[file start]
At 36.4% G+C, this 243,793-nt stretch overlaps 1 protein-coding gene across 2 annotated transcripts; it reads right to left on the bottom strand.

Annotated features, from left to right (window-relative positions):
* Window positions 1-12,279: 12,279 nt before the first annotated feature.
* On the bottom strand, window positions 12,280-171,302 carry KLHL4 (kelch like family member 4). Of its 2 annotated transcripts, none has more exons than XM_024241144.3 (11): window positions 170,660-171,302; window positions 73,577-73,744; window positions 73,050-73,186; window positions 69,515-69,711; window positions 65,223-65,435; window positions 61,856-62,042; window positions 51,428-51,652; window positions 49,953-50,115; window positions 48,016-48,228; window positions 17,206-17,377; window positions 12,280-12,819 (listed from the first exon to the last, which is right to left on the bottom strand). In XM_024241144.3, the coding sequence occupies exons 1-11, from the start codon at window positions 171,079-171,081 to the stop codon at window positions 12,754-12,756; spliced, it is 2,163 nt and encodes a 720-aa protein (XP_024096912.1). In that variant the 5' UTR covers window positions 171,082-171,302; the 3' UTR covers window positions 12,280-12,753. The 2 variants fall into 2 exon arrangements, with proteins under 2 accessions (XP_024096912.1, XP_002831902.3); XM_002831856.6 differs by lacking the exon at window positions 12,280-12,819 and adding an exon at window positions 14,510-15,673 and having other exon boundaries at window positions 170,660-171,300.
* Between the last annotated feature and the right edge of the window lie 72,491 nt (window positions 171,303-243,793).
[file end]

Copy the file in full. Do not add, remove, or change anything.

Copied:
At 36.4% G+C, this 243,793-nt stretch overlaps 1 protein-coding gene across 2 annotated transcripts; it reads right to left on the bottom strand.

Annotated features, from left to right (window-relative positions):
* Window positions 1-12,279: 12,279 nt before the first annotated feature.
* On the bottom strand, window positions 12,280-171,302 carry KLHL4 (kelch like family member 4). Of its 2 annotated transcripts, none has more exons than XM_024241144.3 (11): window positions 170,660-171,302; window positions 73,577-73,744; window positions 73,050-73,186; window positions 69,515-69,711; window positions 65,223-65,435; window positions 61,856-62,042; window positions 51,428-51,652; window positions 49,953-50,115; window positions 48,016-48,228; window positions 17,206-17,377; window positions 12,280-12,819 (listed from the first exon to the last, which is right to left on the bottom strand). In XM_024241144.3, the coding sequence occupies exons 1-11, from the start codon at window positions 171,079-171,081 to the stop codon at window positions 12,754-12,756; spliced, it is 2,163 nt and encodes a 720-aa protein (XP_024096912.1). In that variant the 5' UTR covers window positions 171,082-171,302; the 3' UTR covers window positions 12,280-12,753. The 2 variants fall into 2 exon arrangements, with proteins under 2 accessions (XP_024096912.1, XP_002831902.3); XM_002831856.6 differs by lacking the exon at window positions 12,280-12,819 and adding an exon at window positions 14,510-15,673 and having other exon boundaries at window positions 170,660-171,300.
* Between the last annotated feature and the right edge of the window lie 72,491 nt (window positions 171,303-243,793).